I have been known to claim that I don’t need to like a fictional character in order to like the book in which they appear but I do need to believe that such a person might exist. And while I can think of many instances where this has proven true (i.e. I’ve enjoyed a book despite its unlikeable but credible characters) MR. KILL nearly became the exception that proved the rule. I found one half of the crime-fighting duo here, Ernie Bascom, so utterly repugnant that I struggled to read the passages in which he appears. He is not particularly stupid (though he goes out of his way to appear so) but is driven solely by his base needs (hitting, screwing and drinking alcohol). He carries brass knuckles wherever he goes and uses them, or his bare fists, without even a hint of provocation (heaven forbid someone should stare at this thug for too long), sees women as nothing more than potential (or actual) sex partners and any 20 minute-long window of free time in his day is good for nothing other than getting drunk. I’ll accept that he is realistic (though happily I don’t know any men who are so shallow and thuggish) and so theoretically I should have been able to enjoy the book despite his presence but it was, excuse the language, bloody difficult at times. Ernie’s partner and the duo’s lead investigator George Sueño is a far more engaging, nuanced character with an inner life of some interest who is one of the few American soldiers who has taken the trouble to learn the local language. However I think I would have enjoyed him a lot more if I could have stopped myself from wondering why he didn’t push his testosterone-fuelled moron of a partner under the speeding blue train so we could all be rid of him.

So, brutish tough-guy moron aside, I did enjoy MR KILL for its enveloping depiction of an unfamiliar exotic setting, its intelligent treatment of sensitive cultural issues and its complex but satisfying storyline. There are six earlier novels and one subsequent tale in the series (so far) and I am very tempted to read more, though I’ll need a long break from the insufferable Ernie first.
  bsquaredinoz | Mar 31, 2013 |
I selected this book, even though I hadn't read anything in the Sergeants Sueno and Bascom series, because I was interested in learning more about Korea through a novel. The book certainly served that purpose since Sueno is an American soldier who wants to learn Korean culture. He also speaks the language. Bascom is sort of a lout who flaunts custom as much as possible.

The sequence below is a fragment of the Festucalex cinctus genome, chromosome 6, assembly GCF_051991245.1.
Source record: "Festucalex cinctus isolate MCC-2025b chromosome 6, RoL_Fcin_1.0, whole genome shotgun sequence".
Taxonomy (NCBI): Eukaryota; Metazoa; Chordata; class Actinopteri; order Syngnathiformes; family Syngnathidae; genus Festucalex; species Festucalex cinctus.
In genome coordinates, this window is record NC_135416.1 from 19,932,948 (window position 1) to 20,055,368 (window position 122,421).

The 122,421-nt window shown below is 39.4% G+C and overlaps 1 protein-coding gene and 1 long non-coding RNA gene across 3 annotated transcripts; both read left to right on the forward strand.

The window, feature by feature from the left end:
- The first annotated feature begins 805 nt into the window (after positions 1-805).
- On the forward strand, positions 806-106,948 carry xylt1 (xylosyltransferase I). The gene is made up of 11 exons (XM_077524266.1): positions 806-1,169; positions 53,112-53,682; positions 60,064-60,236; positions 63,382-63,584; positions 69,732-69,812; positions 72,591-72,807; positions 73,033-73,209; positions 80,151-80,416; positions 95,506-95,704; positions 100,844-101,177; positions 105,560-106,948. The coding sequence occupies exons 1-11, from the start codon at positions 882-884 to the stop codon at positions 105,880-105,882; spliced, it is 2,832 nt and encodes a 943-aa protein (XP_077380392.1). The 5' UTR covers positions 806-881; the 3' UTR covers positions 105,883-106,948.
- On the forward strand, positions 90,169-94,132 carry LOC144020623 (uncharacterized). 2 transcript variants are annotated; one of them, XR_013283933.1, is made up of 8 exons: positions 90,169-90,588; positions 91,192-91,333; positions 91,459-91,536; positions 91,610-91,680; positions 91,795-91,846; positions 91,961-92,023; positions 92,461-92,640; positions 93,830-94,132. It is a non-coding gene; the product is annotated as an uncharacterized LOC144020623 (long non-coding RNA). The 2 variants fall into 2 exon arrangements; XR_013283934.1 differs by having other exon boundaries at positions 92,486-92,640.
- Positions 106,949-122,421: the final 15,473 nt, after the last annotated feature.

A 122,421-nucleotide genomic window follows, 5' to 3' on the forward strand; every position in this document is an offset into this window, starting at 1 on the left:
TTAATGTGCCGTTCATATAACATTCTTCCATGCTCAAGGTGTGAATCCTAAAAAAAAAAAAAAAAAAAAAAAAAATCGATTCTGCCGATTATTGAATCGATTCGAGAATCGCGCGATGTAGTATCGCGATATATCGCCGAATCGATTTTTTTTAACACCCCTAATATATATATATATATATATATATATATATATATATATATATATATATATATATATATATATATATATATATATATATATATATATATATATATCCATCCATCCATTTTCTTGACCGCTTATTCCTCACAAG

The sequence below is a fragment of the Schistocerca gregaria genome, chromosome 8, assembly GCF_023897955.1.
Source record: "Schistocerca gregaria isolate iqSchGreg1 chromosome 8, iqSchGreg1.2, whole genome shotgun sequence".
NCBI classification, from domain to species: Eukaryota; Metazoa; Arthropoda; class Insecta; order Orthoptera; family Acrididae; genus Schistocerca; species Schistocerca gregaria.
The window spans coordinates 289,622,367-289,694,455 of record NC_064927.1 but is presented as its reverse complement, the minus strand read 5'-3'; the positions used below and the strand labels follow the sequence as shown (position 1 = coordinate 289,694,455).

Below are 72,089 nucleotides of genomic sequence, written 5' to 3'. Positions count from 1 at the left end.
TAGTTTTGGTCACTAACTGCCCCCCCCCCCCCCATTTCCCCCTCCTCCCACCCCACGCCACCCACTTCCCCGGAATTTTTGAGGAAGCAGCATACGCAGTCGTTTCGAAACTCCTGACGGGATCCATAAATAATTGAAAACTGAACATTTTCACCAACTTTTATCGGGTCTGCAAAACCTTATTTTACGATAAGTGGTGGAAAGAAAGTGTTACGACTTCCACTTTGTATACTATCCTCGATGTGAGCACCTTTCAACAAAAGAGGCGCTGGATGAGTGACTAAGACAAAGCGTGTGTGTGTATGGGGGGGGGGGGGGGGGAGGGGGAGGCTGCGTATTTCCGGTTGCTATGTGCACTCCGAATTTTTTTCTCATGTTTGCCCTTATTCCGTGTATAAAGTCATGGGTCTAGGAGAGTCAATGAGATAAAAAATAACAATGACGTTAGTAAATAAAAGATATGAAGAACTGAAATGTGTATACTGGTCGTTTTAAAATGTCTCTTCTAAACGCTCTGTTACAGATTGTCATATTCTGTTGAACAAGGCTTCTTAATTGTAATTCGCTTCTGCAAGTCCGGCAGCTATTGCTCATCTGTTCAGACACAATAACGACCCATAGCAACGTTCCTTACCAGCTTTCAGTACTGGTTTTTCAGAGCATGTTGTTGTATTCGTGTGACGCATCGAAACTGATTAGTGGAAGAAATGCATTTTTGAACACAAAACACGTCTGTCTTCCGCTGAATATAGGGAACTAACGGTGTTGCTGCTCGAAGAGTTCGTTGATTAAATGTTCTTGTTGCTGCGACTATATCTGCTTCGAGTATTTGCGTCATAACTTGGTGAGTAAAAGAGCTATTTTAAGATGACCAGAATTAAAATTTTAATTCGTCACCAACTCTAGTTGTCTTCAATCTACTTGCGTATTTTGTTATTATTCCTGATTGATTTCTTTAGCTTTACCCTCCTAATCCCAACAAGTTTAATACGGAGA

The mystery is less successful, but interesting in the way that they must cooperate with the Korean police and military to determine who is responsible for rapes and murders on the Blue Train. The victims are Korean women traveling with children.

Also figuring in the story is an all-woman country band from Texas who feel they are being stalked and robbed. Sueno and Bascom are assigned to protect them as well as solving the Blue Train crimes.

I really couldn't get into this story. The characters, with the exception of Sueno and Bascom, were indistinct to me. The band seemed like a group of hysterical women and I felt no connection to them at all.

However, I'm glad I read it because of the picture I got of the scenery in South Korea as well as the way people near the U.S. military bases survive. I might even try another book in this series to see if I just chose the wrong one to start with. ( )
1 vote bjmitch | Feb 15, 2012 |
Reviewed at Reviewing the Evidence. A good mystery set in South Korea during the 1970s in which two military investigators try to find a vicious rapist who is likely to be a GI. The setting is intriguing and well done.
  bfister | Feb 5, 2012 |
Korea, crime ( )
  janebr | Jan 1, 2012 |
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On a crowded train from Pusan to Seoul, the brutal rape of a young mother sparks rage on the powder-keg peninsula of Korea, pitting Koreans against Americans and the 8th Army brass against the truth. Eyewitness accounts indicate the culprit was most likely a U.S. serviceman, but by the time Sergeants George Sueno and Ernie Bascom, U.S. Army investigators, are called in, the rapist has disappeared and anti-American fervor in this proud Asian country is threatening to explode. George and Ernie search in vain for the culprit, all the while becoming entangled in the web of military apologists who deny that any Americans were involved, and the designs of a beautiful blonde musician who fronts an all-female country western band. Delay causes more tragedy--and this time murder--and sets off a frantic search for a killer that stretches from the sizzling hot Demilitarized Zone to the cold waters of the Yellow Sea and introduces George Sueno and Ernie Bascom to a ruthless Korean homicide investigator known to anyone foolish enough to cross him as Mr. Kill.… (more)